Update COVID-19 in Indonesia: 1,298,608 confirmed infections, 35,014 deaths (23 February 2021)
23 February 2021 (closed)
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While the economy of Indonesia can be labelled “healthy” in 2018 as the country’s slow process of accelerating economic growth continued amid very challenging external conditions (albeit it needs waiting for the Q4 GDP growth data to confirm this statement), not everything went rosy for Southeast Asia’s largest economy in 2018. In fact, for Indonesia, 2018 is characterized by a multitude of devastating and fatal disasters.
The list of major natural and man-made disasters is big in 2018. Several terrorist attacks in East Java in May 2018 (which gave rise to a new phenomenon called “the family suicide attack”), a series of earthquakes and tsunamis affecting Lombok, Central Sulawesi, Banten and South Lampung, the sinking of a ferry in Lake Toba, and the crash of a Lion Air plane. Together these incidents have killed about 3,500 people in Indonesia (the figure could even be higher as many people are still missing after the Sulawesi earthquake and tsunami in late September 2018).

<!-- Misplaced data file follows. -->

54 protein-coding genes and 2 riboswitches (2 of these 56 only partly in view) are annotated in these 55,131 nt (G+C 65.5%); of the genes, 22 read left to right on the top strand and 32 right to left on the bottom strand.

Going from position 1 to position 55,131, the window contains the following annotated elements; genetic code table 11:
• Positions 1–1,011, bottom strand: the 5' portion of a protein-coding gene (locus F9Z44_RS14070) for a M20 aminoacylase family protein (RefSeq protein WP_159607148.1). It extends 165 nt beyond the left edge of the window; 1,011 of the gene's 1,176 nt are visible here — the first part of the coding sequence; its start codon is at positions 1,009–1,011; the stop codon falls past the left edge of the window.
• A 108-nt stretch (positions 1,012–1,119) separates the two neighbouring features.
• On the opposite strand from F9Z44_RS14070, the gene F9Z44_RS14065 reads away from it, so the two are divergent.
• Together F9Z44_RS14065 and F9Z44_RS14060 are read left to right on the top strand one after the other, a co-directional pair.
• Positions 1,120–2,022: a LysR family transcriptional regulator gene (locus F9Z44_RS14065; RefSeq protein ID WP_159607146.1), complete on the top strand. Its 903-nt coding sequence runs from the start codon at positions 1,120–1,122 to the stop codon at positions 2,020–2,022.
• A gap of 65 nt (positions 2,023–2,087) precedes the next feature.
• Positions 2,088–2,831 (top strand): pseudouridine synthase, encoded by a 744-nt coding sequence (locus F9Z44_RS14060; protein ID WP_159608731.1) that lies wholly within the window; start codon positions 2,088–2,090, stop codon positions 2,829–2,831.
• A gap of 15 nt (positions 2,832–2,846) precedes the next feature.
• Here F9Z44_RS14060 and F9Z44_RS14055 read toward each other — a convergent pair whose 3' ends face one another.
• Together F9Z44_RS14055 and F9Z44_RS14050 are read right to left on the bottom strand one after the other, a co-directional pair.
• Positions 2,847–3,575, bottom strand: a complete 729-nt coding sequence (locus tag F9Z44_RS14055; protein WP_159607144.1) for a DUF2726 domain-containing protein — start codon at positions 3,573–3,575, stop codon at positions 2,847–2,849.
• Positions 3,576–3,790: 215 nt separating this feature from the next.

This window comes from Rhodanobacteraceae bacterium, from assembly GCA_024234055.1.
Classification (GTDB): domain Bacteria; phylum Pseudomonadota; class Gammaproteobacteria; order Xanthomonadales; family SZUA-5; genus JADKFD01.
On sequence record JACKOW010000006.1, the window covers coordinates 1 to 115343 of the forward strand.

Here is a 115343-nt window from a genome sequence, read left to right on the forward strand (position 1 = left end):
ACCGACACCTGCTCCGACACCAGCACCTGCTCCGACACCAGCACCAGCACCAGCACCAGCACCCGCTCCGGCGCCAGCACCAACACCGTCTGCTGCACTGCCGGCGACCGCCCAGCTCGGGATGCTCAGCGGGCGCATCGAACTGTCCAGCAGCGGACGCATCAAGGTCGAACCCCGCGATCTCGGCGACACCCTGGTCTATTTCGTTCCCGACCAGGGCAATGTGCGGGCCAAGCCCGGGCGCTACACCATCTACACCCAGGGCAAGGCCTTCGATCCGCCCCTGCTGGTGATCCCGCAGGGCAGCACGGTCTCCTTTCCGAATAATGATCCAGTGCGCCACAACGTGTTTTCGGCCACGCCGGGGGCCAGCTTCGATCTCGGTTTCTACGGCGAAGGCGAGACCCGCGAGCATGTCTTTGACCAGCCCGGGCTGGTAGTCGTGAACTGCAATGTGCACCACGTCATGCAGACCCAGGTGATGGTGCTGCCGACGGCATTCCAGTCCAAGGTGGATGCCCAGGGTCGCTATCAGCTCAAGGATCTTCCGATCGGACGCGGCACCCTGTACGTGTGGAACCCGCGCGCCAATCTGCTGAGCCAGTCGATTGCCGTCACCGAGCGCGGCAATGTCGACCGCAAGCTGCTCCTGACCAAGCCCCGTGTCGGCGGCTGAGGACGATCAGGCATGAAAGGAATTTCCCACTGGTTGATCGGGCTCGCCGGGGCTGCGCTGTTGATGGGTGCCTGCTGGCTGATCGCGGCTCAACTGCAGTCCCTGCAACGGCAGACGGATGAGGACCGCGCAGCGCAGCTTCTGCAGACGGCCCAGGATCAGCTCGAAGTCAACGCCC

The direct impact of these disasters is clear: fatalities and injuries (while family-members are left with the pain of losing their beloved ones), and in the case of damaged infrastructure and property it causes scarcity of food and drinks as well as clean water, electricity and medicines as supplies and distribution channels have been damaged (prompting an increase in inflation and public health issues). Meanwhile, assets (including shops and offices) of various small & medium-sized enterprises are swept away by waves, hence leading to a loss of income (and a rise in unemployment), and many private homeowners – who saw their homes being destroyed and who do not have property insurance - will have serious worries (and are largely dependent on the government and local or foreign aid to have a new roof above their head). Often, an area that is impacted by a natural disaster will show scars of the event for many years to come.
The full article can be found in the December 2018 edition of our monthly research report. You can purchase this report by sending an email to firstname.lastname@example.org or a WhatsApp (WA) message to the following number: +62.(0).8788.410.6944